‘Holly’: An unsettling chronicle of child prostitution

December 4, 2007

‘Holly’: An unsettling chronicle of child prostitution


Two months ago, the movie “Trade” exposed, in fictional terms, the Mexican trade in child sex slaves — the horror of kids kidnapped off the streets and sold to brothels or wealthy pedophiles. “Holly” is the Far Eastern counterpart of the same story.




CAST: Ron Livingston, Thuy Nguyen, Virginie Ledoyen, Chris Penn, Udo Kier

LANGUAGE: English, Khmer and Vietnamese with English subtitles

RUNNING TIME: 113 minutes

RATING: R for disturbing sexual situations involving children, and for language

WHERE: Meridian 16


Like that earlier ’07 film, this one is unflinching and relentless in its depiction of a sordid world, but it’s in no way titillation masquerading as social commentary. The filmmaker’s vision is harrowingly ugly and profoundly upsetting every step of the way.

The title character (Thuy Nguyen) is a 12-year-old Vietnamese prostitute from a small village who has been sold by her desperately poor parents to a sex trafficker, who has in turn sold her to a brothel in neighboring Cambodia, the international mecca of child prostitution.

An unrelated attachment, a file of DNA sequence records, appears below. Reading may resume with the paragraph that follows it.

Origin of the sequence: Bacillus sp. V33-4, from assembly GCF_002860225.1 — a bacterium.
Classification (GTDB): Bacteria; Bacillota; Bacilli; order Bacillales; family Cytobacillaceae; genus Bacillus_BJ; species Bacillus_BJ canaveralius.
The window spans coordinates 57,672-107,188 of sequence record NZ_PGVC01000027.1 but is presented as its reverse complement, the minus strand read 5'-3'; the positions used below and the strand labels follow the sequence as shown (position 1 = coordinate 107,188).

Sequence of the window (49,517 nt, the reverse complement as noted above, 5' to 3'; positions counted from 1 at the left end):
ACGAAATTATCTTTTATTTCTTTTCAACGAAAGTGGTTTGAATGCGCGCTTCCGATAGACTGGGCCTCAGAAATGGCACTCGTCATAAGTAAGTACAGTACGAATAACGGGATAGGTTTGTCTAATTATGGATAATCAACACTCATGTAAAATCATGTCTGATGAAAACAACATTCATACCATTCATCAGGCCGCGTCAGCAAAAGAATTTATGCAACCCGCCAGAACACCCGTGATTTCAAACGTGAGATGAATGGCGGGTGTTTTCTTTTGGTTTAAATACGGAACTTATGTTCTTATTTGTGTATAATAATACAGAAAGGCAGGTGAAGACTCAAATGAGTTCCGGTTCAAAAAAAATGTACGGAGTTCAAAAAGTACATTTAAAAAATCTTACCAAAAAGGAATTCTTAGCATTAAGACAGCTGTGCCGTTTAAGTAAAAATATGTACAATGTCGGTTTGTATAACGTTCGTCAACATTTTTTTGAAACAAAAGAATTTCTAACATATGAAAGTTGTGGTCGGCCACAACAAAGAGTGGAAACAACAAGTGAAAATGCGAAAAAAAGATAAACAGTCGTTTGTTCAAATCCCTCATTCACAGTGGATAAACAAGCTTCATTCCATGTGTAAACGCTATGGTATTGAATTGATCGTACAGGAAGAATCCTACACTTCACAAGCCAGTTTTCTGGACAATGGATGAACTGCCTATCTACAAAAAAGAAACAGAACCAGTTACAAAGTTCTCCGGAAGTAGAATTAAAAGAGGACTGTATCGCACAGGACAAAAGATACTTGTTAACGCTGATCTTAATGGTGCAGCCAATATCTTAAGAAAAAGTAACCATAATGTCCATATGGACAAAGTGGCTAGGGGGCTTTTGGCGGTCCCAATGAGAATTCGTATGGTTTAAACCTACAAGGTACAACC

Holly is seen mainly from the point of view of Patrick (Ron Livingston), a 30-something American peddler in illegal antiquities who gets to know her when his motorbike breaks down in front of her brothel and he’s stranded for two days in the infamous K-11 red-light village.

When Holly runs away and embarks on a hopeless odyssey to return to her village, Patrick tries to help her, driven partly by guilt that he has had some sexual feelings for her, but mostly by a moral epiphany: He thinks if he can save this one child, he may be able to save his soul.

Filmed in Cambodia in the face of government harassment (with many scenes shot inside the brothels of Phnom Penh), the low-budget film was produced by activists of the Redlight Children Campaign, a grass-roots movement to “generate concern and immediate action against child sexploitation.”

Even so, it works as more than a muckraking tract. The story is told with great passion and authority by first-time director Guy Moshe; and the ironic, tortured performances of Livingston, Udo Kier (as a john), the late Chris Penn (as an antiquities dealer) and 14-year-old Thuy Nguyen are all first-rate.

In at least one way, “Holly” is probably a better, more honest movie than “Trade,” because it doesn’t betray itself with the semblance of a Hollywood ending. It’s realistic enough to admit that there’s probably no way to ever completely eradicate an evil for which there seems to be such an eager demand.

It’s also likely to be a controversial movie because it dares to make the (politically incorrect) statement that child prostitution in Cambodia is less a phenomenon of perverted Western tourism than a deeply entrenched, long-accepted phenomenon of Cambodian culture — and any attempt to end it without taking this fact into account is doomed to failure.

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